Experimental Neuroprotective Therapy May Lead to Alzheimer's, Autism Treatments
Memory-enhancing neurological drug may eventually generate precise therapies for autism and Alzheimer's disease.
A new amino acid peptide could help determine how an activity-dependent neuroprotective protein (ADNP) acts differently in males and females, which may generate new treatments for autism and Alzheimer’s disease.
SKIP is a 4 amino acid peptide ADNP replacement therapy developed at Tel Aviv University. In a study published in Molecular Psychiatry, researchers looked at the potential of SKIP to make a difference in nerve cell communication among male and female mice.
"We found a clear difference in ADNP's effect on male and female mice," said lead researcher Illana Gozes. "The movement of transported material through nerve cells in the brains of the tested mice was slower in males. This information is critical, because it can be used to design more efficient and successful clinical trials for neurological drug candidates, and hopefully develop precise therapies for ADNP-related diseases or conditions with special attention to gender differences."
When SKIP was introduced, researchers used MRI imaging to find accelerated microtubular function occurring in both sexes of the mice. However, the pace of the neutral transport that inhaled magnesium was significantly slower in males.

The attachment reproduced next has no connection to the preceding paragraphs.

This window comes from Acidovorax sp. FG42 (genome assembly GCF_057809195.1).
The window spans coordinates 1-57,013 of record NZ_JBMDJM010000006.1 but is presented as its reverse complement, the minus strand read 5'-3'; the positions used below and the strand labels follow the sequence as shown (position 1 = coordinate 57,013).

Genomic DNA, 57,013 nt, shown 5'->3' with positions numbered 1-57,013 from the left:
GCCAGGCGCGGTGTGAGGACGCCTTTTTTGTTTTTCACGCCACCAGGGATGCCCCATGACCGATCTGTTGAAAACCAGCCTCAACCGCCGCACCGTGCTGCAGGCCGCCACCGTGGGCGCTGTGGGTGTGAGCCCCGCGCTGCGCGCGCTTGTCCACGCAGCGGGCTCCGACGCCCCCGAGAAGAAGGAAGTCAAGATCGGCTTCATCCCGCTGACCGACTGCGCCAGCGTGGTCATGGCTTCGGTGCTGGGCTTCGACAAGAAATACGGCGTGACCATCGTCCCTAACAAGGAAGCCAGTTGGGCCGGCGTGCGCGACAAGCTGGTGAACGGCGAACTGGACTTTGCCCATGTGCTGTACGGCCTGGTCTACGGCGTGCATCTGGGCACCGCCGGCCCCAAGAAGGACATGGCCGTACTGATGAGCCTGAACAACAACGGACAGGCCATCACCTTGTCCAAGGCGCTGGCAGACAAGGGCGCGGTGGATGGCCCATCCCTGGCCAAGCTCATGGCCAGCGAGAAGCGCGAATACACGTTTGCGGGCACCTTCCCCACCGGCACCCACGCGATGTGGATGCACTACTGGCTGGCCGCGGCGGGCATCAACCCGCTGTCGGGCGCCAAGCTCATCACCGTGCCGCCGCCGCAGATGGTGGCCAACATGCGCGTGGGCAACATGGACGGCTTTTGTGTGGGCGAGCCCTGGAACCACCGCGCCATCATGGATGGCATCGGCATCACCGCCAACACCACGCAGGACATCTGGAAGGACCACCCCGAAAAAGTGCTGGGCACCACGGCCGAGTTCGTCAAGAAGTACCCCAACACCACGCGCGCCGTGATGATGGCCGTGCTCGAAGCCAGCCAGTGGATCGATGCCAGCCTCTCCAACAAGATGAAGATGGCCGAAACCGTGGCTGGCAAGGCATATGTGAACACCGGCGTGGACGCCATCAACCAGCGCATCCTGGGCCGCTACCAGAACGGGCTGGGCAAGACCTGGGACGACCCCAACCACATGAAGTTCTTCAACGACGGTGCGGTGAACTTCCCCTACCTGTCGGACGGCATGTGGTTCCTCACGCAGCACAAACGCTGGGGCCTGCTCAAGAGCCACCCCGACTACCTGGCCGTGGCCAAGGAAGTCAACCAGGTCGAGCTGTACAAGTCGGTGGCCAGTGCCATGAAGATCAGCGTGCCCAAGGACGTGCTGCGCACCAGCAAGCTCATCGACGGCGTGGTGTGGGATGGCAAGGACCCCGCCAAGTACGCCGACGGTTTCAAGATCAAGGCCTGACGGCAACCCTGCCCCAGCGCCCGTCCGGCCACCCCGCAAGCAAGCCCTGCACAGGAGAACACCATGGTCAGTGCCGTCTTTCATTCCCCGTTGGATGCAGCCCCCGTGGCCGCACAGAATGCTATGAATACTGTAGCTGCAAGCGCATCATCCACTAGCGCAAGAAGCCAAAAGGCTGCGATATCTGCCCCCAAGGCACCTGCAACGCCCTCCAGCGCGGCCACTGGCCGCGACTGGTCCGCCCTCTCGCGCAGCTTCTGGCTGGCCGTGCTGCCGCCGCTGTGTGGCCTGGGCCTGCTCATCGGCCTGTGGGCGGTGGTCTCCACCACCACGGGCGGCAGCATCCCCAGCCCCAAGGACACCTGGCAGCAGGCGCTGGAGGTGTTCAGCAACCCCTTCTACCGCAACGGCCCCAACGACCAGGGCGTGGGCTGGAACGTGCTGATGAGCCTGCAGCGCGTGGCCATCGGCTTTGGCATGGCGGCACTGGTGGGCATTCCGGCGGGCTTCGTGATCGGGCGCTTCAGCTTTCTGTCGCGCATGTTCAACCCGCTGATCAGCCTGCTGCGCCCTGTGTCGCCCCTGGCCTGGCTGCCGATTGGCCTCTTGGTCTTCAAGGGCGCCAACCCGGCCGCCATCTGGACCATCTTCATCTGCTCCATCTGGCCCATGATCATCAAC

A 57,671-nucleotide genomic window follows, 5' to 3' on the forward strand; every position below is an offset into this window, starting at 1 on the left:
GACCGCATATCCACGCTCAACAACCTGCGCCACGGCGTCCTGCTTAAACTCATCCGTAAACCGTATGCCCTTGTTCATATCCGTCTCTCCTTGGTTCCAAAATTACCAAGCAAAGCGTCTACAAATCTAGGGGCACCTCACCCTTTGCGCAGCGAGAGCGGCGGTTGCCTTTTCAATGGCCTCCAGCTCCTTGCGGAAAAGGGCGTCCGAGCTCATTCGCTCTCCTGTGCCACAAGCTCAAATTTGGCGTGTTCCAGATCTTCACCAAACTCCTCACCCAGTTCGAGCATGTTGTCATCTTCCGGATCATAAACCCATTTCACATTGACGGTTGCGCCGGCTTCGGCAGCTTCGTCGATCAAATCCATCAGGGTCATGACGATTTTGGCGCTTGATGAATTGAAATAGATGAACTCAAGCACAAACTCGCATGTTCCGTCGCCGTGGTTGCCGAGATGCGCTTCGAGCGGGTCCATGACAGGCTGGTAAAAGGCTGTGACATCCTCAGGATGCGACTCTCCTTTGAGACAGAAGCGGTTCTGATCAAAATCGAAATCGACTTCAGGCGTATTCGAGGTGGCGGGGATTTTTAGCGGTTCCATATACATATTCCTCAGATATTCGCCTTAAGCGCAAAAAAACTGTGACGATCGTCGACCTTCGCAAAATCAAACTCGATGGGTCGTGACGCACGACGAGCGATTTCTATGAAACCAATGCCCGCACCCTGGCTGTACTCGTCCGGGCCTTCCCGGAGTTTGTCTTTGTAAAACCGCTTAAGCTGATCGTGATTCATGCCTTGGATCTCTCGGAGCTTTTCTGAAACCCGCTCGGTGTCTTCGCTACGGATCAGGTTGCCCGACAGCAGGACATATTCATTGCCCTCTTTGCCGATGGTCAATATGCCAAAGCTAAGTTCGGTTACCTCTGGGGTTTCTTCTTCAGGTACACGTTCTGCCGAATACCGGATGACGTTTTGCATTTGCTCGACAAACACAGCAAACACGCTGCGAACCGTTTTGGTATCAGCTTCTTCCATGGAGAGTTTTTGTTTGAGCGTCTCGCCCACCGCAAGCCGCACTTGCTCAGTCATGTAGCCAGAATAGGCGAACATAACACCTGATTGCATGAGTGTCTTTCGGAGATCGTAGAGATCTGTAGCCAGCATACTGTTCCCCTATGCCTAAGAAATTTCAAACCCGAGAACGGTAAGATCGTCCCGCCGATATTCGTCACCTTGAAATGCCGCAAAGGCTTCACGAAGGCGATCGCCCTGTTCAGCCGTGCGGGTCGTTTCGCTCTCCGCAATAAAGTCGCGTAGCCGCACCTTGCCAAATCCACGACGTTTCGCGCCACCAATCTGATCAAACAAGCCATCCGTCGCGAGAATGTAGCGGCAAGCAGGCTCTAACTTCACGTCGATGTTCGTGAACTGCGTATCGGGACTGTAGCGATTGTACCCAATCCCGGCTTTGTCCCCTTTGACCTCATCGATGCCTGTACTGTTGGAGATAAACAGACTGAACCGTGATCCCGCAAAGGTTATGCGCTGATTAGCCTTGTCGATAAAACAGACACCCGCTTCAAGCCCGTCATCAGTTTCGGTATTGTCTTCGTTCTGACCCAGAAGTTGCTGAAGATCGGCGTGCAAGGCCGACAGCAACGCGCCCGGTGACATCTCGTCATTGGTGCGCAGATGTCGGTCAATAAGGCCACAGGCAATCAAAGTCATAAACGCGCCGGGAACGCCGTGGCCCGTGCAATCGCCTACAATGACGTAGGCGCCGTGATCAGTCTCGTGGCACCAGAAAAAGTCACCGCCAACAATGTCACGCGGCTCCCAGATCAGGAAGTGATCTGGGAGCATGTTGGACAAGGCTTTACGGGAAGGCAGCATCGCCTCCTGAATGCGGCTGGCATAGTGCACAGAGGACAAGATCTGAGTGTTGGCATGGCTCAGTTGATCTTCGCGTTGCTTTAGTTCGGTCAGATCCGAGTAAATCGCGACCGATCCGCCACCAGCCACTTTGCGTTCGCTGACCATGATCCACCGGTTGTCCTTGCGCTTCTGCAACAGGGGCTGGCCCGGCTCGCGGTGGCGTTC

"The loss of protective proteins exposes cells to physical damage that eventually destroys them," Gozes said. “The new protein-protectant drug candidate SKIP, which is half the size of NAP, was found to increase and repair blocked nerve-cell transport and normalize it."
In social situations, researchers found SKIP normalized mouse behavior reactions, but these varied amongst the sexes.
"Normal male and female mice behaved very differently: Females were infrequently drawn toward new mice, whereas males were more frequently drawn to new mice,” Gozes said. “ADNP-deficient male and female mice both preferred the company of familiar mice. After SKIP was introduced, by intranasal administration, we saw that the female and male mice behaved like the ADNP-intact mice.
"When clinicians treat patients, they must look at gender. There may be a gender difference in the way certain nerves behave and the way the nerve cells communicate. ADNP is involved in this process. There are differences between the way men and women react to their environments, and differences at the molecular level may indicate that indeed there are differences between the very way men and women think."